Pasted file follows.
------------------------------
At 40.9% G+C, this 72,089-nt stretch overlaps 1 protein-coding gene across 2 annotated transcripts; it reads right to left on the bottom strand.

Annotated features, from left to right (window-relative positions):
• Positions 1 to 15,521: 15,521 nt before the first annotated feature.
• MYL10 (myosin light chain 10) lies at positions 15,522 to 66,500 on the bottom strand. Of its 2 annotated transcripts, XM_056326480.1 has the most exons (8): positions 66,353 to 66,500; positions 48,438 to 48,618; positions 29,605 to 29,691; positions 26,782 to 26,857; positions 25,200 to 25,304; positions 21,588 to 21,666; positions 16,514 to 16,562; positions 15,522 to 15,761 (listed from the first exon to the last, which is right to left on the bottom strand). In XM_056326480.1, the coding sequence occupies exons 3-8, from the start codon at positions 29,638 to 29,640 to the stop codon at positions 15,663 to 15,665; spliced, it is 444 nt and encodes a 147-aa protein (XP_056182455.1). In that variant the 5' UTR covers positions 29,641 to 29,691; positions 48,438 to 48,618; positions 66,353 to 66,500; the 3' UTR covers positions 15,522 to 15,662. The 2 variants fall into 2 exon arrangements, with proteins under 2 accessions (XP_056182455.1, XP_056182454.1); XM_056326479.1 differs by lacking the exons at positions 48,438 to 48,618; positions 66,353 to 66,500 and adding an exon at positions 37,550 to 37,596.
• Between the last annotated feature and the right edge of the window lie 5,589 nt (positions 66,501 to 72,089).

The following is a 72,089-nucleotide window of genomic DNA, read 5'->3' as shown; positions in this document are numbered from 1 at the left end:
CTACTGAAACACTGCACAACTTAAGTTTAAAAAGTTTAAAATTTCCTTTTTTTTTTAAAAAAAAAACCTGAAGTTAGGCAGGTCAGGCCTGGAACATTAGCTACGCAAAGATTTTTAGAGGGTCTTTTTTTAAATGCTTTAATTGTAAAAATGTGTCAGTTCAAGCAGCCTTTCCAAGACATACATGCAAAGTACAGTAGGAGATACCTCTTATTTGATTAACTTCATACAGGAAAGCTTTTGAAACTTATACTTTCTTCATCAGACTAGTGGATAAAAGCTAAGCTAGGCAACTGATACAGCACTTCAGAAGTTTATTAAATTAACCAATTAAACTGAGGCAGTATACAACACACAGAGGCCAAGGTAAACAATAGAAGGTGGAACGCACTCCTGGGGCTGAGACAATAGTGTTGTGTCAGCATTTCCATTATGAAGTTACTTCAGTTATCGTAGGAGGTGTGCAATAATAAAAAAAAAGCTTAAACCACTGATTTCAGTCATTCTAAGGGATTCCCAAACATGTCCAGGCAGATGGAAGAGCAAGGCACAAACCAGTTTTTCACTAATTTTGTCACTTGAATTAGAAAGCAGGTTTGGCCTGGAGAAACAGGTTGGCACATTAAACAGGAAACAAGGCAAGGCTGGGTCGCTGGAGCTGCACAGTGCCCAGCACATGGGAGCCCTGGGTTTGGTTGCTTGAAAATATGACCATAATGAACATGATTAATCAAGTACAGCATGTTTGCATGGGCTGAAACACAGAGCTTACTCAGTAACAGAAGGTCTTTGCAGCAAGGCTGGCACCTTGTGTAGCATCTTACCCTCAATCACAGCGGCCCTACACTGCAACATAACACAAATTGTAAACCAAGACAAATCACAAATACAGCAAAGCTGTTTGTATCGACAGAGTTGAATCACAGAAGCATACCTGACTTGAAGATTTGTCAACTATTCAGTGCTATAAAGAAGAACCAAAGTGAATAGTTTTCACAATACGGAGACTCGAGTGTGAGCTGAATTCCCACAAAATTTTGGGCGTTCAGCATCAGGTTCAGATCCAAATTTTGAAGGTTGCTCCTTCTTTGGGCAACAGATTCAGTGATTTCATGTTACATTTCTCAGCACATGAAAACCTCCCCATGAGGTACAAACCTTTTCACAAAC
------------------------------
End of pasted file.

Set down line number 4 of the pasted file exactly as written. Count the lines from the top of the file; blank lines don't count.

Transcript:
• MYL10 (myosin light chain 10) lies at positions 15,522 to 66,500 on the bottom strand. Of its 2 annotated transcripts, XM_056326480.1 has the most exons (8): positions 66,353 to 66,500; positions 48,438 to 48,618; positions 29,605 to 29,691; positions 26,782 to 26,857; positions 25,200 to 25,304; positions 21,588 to 21,666; positions 16,514 to 16,562; positions 15,522 to 15,761 (listed from the first exon to the last, which is right to left on the bottom strand). In XM_056326480.1, the coding sequence occupies exons 3-8, from the start codon at positions 29,638 to 29,640 to the stop codon at positions 15,663 to 15,665; spliced, it is 444 nt and encodes a 147-aa protein (XP_056182455.1). In that variant the 5' UTR covers positions 29,641 to 29,691; positions 48,438 to 48,618; positions 66,353 to 66,500; the 3' UTR covers positions 15,522 to 15,662. The 2 variants fall into 2 exon arrangements, with proteins under 2 accessions (XP_056182455.1, XP_056182454.1); XM_056326479.1 differs by lacking the exons at positions 48,438 to 48,618; positions 66,353 to 66,500 and adding an exon at positions 37,550 to 37,596.